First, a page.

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CARACAS, Venezuela—Many among Venezuela’s opposition and its U.S. backers figured President Nicolás Maduro’s regime would crumble quickly after Washington threw its support behind a plan designed to sap his military support and spur his exit. It hasn’t happened that way.
Three weeks after the head of the country’s national assembly, Juan Guaidó, declared himself interim president, Mr. Maduro remains firmly in control, prompting some to call that plan into question.
“The people who devised it in Caracas and sold it here [in Washington], sold it with the promise that if Guaidó made a move and [South American countries] and the U.S. came in behind, the military would flip and Maduro would go,” said a former senior U.S. official. “They thought it was a 24-hour operation.”
Mr. Maduro, who polls show is deeply unpopular among Venezuelans, could face an uprising at any time. But the longer he hangs on to power, the greater the likelihood of a long stalemate, raising the risks of violent confrontation and a regional crisis as new U.S. economic sanctions deepen the country’s economic collapse.
“Everything is predicated on that assumption that this will be quick. But what is the Plan B?” said Michael Shifter, president of the Inter-American Dialogue, a nonpartisan think tank in Washington. “What happens if sanctions last six months? It’s devastating. And you get more refugees from Venezuela across South America.”
President Trump, asked Wednesday if he had a Plan B if Mr. Maduro remained in power, responded: “I always have a Plan B, and C, and D, and E and F. I have great flexibility. I probably have more flexibility than any man who’s ever been in this office.”
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Meanwhile, an effort by Mr. Maduro’s foes to ship humanitarian aid from Colombia has been delayed repeatedly. And on Tuesday, thousands of soldiers lined up to sign a loyalty pledge to the government.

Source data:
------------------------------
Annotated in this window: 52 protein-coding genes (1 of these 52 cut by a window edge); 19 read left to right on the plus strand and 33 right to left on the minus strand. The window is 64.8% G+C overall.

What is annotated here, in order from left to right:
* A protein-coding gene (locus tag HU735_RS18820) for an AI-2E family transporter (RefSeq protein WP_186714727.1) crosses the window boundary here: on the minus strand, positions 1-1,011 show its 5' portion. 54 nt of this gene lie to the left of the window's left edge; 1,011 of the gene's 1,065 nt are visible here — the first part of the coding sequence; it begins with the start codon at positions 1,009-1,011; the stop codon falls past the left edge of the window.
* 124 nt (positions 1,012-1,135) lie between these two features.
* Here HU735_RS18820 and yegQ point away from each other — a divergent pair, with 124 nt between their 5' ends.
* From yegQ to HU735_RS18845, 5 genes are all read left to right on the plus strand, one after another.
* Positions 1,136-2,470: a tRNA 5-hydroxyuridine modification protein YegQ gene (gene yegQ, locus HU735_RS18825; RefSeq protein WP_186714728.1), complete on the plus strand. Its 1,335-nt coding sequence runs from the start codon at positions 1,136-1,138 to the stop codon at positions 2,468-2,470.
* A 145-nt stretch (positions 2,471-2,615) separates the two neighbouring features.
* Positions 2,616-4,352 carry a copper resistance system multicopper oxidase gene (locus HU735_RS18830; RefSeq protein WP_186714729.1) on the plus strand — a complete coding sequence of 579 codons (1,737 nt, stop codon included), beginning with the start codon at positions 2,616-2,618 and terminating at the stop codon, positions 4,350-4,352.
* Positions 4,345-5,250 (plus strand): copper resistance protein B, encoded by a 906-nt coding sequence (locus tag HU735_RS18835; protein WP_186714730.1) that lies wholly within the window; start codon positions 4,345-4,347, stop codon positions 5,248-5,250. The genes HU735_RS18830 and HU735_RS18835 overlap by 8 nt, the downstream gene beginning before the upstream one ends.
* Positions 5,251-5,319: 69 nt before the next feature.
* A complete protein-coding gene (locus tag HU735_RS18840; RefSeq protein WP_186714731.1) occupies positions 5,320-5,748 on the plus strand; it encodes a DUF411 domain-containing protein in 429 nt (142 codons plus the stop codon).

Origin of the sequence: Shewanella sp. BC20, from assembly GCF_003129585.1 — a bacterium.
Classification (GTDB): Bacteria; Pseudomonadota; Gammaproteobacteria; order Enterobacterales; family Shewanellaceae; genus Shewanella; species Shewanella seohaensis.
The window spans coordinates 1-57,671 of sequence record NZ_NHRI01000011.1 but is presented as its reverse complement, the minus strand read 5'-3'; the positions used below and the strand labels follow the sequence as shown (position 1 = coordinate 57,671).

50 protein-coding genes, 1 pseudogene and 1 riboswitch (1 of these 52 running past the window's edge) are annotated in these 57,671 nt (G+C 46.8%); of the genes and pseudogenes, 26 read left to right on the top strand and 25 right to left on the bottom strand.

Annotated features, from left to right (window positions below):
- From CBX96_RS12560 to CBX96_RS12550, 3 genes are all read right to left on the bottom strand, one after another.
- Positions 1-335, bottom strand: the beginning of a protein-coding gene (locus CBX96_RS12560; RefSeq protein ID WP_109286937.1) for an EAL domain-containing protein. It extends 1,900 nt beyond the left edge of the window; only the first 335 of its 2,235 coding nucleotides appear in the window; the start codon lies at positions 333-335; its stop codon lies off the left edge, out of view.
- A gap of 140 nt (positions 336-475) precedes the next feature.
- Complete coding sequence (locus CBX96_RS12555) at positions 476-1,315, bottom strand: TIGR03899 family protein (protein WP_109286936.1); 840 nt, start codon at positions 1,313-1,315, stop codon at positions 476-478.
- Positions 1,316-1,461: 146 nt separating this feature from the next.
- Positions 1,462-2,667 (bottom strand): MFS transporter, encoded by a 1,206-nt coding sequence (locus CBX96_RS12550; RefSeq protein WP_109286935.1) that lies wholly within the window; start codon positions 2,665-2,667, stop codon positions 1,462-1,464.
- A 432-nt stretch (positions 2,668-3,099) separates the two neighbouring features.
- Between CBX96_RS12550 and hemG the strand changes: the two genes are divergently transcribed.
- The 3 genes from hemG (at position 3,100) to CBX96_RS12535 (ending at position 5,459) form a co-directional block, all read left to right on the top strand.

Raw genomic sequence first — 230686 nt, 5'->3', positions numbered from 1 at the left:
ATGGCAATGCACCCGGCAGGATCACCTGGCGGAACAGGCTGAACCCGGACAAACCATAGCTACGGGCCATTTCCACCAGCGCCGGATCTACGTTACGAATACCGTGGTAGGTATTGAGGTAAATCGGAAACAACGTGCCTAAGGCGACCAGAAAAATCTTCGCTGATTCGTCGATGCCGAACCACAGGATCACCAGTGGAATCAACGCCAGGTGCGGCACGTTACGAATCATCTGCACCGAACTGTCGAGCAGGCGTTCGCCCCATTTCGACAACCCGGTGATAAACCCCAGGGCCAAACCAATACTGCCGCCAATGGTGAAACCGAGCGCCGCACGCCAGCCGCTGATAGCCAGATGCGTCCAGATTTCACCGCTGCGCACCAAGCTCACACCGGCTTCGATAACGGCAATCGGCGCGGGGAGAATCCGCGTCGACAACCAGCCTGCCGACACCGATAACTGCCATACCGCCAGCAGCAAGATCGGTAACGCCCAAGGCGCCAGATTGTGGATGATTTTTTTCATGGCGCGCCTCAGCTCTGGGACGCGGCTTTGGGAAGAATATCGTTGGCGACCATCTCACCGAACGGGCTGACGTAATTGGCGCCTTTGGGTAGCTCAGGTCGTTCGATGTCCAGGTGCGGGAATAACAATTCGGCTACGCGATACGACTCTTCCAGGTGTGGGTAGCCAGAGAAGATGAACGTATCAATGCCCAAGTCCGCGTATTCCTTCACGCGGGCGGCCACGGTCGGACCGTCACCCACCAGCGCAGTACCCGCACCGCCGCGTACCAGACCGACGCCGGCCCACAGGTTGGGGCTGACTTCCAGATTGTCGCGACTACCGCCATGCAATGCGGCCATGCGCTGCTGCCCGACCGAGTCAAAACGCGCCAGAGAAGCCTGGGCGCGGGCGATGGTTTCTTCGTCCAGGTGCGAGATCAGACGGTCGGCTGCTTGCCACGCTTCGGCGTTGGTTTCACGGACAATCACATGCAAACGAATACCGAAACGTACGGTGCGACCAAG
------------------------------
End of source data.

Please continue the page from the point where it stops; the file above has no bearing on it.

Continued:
“We won’t tolerate…an intervention by an empire that is sharpening its claws because it wants our oil,” Maj. Gen. Jesús Sánchez Chourio, head of the army, said during the event, which was broadcast nationwide.
A big test for both sides looms on Feb. 23, when Mr. Guaidó and his allies say they will try to get U.S. food and medical supplies across the border from Colombia into Venezuela. Mr. Maduro has vowed to block it, and appears willing to go to extraordinary lengths to do so. On Tuesday, the government lined up dozens of convicts in orange jumpsuits from a nearby prison and vowed to use them to block the border.
The governor of one border state said he had armed militiamen standing by to use as sharpshooters against any opposition member who tried to cross with aid. Vice President Delcy Rodríguez even claimed the food aid was poisoned and would give ordinary Venezuelans cancer, without offering proof.
The risk for Mr. Maduro is clear: Blocking aid will win him no friends at home or abroad, and violent confrontation with opposition supporters could spur defections in the armed forces.
But there are risks for the Venezuelan opposition, too. International agencies including the Red Cross say they can’t help distribute the aid because it would be seen as taking sides in Venezuela’s political crisis. The opposition said it has signed up some 200,000 volunteers to help distribute aid. But even if they get supplies across the border, they might struggle to distribute it effectively to those most in need.
“It’s totally unclear how they’re going to do it,” said Wilfredo Cañizares, a Colombian activist at the country’s border with Venezuela. “I hope this doesn’t end in tragedy.”